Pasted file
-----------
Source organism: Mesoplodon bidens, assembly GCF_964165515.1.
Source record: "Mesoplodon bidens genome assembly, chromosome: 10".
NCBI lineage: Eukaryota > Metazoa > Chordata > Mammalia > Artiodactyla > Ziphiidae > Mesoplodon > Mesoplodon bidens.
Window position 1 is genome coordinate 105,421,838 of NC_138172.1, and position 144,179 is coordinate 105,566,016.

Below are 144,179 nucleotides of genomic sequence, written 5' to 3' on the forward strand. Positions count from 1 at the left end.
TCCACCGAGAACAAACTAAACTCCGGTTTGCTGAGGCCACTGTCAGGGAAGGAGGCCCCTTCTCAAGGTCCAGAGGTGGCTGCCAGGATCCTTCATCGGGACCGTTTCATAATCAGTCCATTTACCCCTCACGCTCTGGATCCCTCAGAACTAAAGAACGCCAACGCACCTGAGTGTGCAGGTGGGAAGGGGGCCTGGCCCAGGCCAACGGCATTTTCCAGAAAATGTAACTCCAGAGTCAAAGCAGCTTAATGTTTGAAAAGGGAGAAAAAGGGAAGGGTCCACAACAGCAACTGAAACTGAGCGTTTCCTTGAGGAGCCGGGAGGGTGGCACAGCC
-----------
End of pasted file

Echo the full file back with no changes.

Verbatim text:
Source organism: Mesoplodon bidens, assembly GCF_964165515.1.
Source record: "Mesoplodon bidens genome assembly, chromosome: 10".
NCBI lineage: Eukaryota > Metazoa > Chordata > Mammalia > Artiodactyla > Ziphiidae > Mesoplodon > Mesoplodon bidens.
Window position 1 is genome coordinate 105,421,838 of NC_138172.1, and position 144,179 is coordinate 105,566,016.

Below are 144,179 nucleotides of genomic sequence, written 5' to 3' on the forward strand. Positions count from 1 at the left end.
TCCACCGAGAACAAACTAAACTCCGGTTTGCTGAGGCCACTGTCAGGGAAGGAGGCCCCTTCTCAAGGTCCAGAGGTGGCTGCCAGGATCCTTCATCGGGACCGTTTCATAATCAGTCCATTTACCCCTCACGCTCTGGATCCCTCAGAACTAAAGAACGCCAACGCACCTGAGTGTGCAGGTGGGAAGGGGGCCTGGCCCAGGCCAACGGCATTTTCCAGAAAATGTAACTCCAGAGTCAAAGCAGCTTAATGTTTGAAAAGGGAGAAAAAGGGAAGGGTCCACAACAGCAACTGAAACTGAGCGTTTCCTTGAGGAGCCGGGAGGGTGGCACAGCC